Vietnam-2000 Dong-Front Vietnam-2000 Dong-Back

 

As an extra bonus, using currency from a country I’ve visited can make a great conversation starter.  In addition, since it reminds me of my travels, it makes me smile.

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8 Business Lessons Learned from Paul McCartney

Last Friday night, I watched Paul McCartney play the first rock concert ever at Seattle’s Safeco Field.  He put on an incredible performance (which is reviewed here and here).  As I reflect back on the event, I recognize some core lessons for any business.

1.     Give customers what they want

Most of the concert consisted of Beatles favorites, satisfying the desires of the audience.  After, opening with Eight Days a Week, McCartney played dozens of classics, including Let It Be, The Long and Winding Road, Hey Jude, and Yesterday. In addition, he played several hit songs from Wings, including Live and Let Die and Band on the Run.

Video – Eight Days a Week

Video – Yesterday

Video – Let It Be

[The complete set list is here.]

Often, veteran artists want to veer away from the songs that made them famous and, instead, focus on their new material.  Frequently, that alienates the fans who bought their concert tickets to hear the songs they fell in love with.

Lesson: If your customers love something you offer, continue to give it to them.

2.     Stay current and relevant

The technology for this concert was impressive.  Massive video screens stood to the left and right of the stage showing, with exceptional quality, close-ups of the performance mixed with creative animations and archival photos and videos.  The pyrotechnics during Live and Let Die were incredible to see!

Video – Live and Let Die

Lesson: Adapt and modernize your offerings.

Big picture, with screens

3.     Celebrate your achievements without boasting

The Beatles, of course, were influential far beyond creating music.  McCartney told a story (which is also portrayed at The Beatles Story museum in Liverpool) of a meeting with the Soviet Union’s Defense Minister, after the Beatles played the first rock concert in Red Square.  The Defense Minister commented “We learn English listening to Beatles records.  Hello, Goodbye!”

The story was told with a very matter-of-act delivery, without a hint of ego or boasting.  McCartney was comfortable with the global importance the Beatles had achieved, acknowledging the impact with this anecdote, without conceit or arrogance.

Lesson: Claim credit for your accomplishments when it’s justified, but don’t falsify or exaggerate them.

4.     Deliver a surprise

During McCartney’s second encore, he welcomed the surviving members of Nirvana (Dave Grohl and Krist Novoselic, along with Pat Smear) to the stage.  Together, they played Cut Me Some Slack (a new song they had recorded together last year) followed by several Beatles songs, including Helter Skelter and Get Back.  It was the first time the Nirvana alumni had performed together in Seattle in more than 15 years.  [Details of this part of the concert and the “Sir-vana” partnership can be found here and here.]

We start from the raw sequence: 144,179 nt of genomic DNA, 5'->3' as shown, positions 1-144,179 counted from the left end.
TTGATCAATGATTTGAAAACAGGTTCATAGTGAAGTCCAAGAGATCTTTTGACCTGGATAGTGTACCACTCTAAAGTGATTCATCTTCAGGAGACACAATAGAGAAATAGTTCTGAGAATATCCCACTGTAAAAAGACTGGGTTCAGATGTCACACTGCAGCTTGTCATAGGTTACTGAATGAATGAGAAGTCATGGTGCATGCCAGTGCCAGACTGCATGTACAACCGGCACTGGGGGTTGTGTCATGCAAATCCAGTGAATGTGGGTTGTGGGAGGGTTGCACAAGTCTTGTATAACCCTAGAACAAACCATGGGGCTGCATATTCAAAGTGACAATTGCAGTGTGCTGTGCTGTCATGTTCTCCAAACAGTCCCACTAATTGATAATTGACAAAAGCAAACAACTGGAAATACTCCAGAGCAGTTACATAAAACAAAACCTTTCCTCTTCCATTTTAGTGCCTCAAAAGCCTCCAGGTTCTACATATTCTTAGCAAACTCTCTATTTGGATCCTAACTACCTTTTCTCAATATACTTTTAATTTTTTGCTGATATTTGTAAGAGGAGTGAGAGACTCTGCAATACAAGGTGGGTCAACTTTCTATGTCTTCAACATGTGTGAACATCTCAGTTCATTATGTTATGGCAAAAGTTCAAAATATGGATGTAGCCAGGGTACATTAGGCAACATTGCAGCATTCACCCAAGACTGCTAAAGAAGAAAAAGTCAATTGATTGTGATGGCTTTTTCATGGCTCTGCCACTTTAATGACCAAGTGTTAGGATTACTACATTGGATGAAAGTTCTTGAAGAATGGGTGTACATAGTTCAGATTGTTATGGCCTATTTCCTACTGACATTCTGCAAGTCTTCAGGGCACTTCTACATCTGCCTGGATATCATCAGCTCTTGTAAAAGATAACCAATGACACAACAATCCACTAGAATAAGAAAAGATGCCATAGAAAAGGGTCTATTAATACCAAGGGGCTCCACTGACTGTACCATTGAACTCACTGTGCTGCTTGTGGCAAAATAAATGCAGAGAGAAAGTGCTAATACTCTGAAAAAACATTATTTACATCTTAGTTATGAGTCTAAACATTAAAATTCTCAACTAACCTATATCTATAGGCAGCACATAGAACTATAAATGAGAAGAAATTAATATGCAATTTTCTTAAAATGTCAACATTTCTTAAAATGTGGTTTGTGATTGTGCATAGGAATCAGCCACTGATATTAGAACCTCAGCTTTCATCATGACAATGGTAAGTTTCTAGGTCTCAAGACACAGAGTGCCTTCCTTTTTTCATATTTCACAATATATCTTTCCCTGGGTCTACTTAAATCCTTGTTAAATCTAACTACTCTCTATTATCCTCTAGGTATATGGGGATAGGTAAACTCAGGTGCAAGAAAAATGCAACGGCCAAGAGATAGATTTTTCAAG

Video with Nirvana – Helter Skelter

Video with Nirvana – Get Back

Lesson: Even when your customers know what to expect and are getting it, it’s valuable to surprise them with something completely unexpected.

With Nirvana

 

5.     Personalize and localize the experience

Lots of artists give lip service to this, inserting a “Hello, Seattle!” greeting early in their event and McCartney followed that convention.  However, he went further (and, therefore, seemed more sincere).  He acknowledged the historic nature of the “first concert ever” at Safeco Field.  In addition, he celebrated Nirvana’s local Seattle connection when he introduced them.  Finally, he played a tribute to the legendary guitarist (and Seattle native) Jimi Hendrix.  He followed that with a funny story of Hendrix playing a song from the Sgt Pepper album (two days after its release) and then calling out to the audience to ask Eric Clapton to tune his guitar for him.

Video – Tribute to Hendrix

Lesson: Understand what’s unique and personal about your customer and build an experience to match.

6.     Show gratitude and respect

The concert featured two separate memorial tributes recognizing John Lennon and George Harrison.  In spite of whatever differences McCartney may have had with each of them, his affection for them and his celebration of their accomplishments were genuine.  The recognition was accompanied by video montages, followed by songs specifically associated with John and George.

Lesson: No one, no matter how talented, achieves success alone.  Acknowledge and thank those who help you.

7.     Give people their money’s worth

On this tour, McCartney and his band have consistently played two hour sets (or longer).  Fans across the country have been thrilled with the thorough coverage of the Beatles (and Wings) song catalog.  With the Nirvana guests added in, the Seattle concert was nearly three hours long – quite an endurance achievement for the 71 year old McCartney.

Lesson: Provide value to your customers – exceed their expectations whenever possible.

8.     Enjoy yourself

Several times throughout the concert, McCartney paused and addressed the crowd with comments like “I knew we were going to have a good time!”  He proudly acknowledged the historical nature of playing the first rock concert ever at Safeco Field.  Once, as the nearly full moon rose over the stadium, he stopped to admire it, commenting on its splendor.   For the entire evening, his delight and excitement were infectious.

Lesson: If you have fun, your customers will sense it and will share your joy.

For now…I’ll leave you with this thought:

You can find learning opportunities in every experience.

Pre concert-SDO     Scoreboard-SDO

 

 

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Strategic Planning Offsite

Last week, our leadership team went to a strategic planning offsite.  I know the perception of these meetings is often negative: they’re boring to attend, their results are fleeting, and (wherever the offsite is located) it’s a boondoggle to travel there.  None of those has to be true and, for us, none was true.